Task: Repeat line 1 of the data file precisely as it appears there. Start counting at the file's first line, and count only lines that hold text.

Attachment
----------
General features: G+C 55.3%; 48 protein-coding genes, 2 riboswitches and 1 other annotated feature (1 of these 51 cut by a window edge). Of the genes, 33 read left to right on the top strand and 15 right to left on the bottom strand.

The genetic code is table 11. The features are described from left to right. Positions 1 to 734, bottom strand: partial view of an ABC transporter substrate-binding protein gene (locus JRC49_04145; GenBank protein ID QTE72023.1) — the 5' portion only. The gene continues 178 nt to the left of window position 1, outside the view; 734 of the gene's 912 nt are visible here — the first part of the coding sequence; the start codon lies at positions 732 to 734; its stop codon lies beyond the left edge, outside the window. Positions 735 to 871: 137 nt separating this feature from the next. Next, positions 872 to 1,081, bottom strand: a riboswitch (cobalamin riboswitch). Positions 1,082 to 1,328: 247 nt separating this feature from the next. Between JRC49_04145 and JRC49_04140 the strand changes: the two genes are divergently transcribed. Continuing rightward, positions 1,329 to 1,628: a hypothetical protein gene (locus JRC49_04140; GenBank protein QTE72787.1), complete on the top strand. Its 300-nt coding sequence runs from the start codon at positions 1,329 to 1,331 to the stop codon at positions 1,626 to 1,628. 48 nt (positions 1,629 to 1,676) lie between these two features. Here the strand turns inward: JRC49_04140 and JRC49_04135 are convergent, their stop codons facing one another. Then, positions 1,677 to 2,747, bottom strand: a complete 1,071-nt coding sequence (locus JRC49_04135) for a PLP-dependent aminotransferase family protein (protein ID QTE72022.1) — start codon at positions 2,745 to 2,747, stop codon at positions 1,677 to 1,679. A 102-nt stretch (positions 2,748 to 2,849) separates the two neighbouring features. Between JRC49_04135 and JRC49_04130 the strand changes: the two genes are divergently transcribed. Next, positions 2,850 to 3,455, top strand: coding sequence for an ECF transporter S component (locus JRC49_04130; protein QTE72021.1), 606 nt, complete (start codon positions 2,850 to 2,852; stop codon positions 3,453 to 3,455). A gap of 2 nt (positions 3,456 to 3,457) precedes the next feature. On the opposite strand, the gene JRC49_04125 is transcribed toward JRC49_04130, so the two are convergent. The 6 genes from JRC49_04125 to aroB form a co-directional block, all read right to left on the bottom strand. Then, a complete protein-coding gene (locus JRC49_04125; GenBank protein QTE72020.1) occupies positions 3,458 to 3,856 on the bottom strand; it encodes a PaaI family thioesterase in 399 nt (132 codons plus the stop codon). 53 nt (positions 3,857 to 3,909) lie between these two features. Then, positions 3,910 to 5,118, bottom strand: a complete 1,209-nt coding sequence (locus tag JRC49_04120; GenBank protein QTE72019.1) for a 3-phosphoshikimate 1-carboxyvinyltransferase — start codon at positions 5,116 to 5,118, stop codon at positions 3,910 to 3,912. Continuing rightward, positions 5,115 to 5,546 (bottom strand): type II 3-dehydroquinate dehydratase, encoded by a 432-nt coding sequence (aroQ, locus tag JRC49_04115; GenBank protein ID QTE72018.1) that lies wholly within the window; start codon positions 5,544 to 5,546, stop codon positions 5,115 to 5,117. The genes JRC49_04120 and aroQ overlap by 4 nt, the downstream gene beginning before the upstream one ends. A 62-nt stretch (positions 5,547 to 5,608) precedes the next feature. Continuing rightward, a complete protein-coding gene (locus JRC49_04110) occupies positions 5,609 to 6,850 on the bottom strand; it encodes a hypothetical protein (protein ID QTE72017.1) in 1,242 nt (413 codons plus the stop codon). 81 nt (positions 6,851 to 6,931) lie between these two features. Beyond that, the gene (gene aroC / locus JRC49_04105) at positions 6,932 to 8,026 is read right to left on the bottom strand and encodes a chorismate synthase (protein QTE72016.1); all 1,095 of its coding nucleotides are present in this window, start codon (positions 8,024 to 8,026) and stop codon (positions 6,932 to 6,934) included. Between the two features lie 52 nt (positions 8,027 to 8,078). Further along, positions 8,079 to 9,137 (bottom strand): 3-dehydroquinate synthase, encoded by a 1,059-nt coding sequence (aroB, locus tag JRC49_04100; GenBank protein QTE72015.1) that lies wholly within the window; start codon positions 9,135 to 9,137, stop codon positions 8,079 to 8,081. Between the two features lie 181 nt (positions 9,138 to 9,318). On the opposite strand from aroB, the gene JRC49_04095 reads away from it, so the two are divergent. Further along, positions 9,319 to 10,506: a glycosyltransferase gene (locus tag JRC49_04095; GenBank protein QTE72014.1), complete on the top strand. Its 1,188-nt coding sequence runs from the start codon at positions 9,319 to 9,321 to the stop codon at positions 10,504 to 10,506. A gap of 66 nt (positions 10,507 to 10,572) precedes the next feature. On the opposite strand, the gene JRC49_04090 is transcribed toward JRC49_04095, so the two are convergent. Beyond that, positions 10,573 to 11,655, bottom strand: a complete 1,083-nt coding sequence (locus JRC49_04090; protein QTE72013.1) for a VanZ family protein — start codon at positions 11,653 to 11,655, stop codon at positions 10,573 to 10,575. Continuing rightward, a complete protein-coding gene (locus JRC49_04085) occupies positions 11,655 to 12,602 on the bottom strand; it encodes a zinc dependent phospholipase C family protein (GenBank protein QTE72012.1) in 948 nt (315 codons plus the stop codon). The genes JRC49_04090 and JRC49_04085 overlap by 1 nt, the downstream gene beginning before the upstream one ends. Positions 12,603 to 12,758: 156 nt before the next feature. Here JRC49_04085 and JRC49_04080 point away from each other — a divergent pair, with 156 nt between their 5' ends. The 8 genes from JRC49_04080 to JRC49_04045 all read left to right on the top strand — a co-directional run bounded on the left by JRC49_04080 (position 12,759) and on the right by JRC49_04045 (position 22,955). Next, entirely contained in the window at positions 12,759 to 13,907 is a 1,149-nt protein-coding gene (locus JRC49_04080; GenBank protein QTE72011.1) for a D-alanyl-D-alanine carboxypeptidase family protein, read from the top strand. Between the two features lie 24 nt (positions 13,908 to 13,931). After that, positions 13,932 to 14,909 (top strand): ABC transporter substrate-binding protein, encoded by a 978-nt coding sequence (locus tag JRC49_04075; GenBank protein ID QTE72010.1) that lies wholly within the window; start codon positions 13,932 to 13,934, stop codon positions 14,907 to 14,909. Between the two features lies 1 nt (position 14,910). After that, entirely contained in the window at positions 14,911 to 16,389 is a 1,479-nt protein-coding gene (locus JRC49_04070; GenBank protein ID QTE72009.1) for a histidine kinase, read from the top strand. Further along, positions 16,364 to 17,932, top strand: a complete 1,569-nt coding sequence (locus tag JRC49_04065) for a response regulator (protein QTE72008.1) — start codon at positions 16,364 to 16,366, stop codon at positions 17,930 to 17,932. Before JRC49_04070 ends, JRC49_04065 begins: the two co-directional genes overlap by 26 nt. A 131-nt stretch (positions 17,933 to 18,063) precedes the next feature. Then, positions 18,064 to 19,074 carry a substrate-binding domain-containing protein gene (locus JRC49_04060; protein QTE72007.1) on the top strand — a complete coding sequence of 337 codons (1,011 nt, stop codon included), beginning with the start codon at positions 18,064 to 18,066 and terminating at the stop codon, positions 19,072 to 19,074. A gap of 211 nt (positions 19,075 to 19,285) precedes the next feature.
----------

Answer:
General features: G+C 55.3%; 48 protein-coding genes, 2 riboswitches and 1 other annotated feature (1 of these 51 cut by a window edge). Of the genes, 33 read left to right on the top strand and 15 right to left on the bottom strand.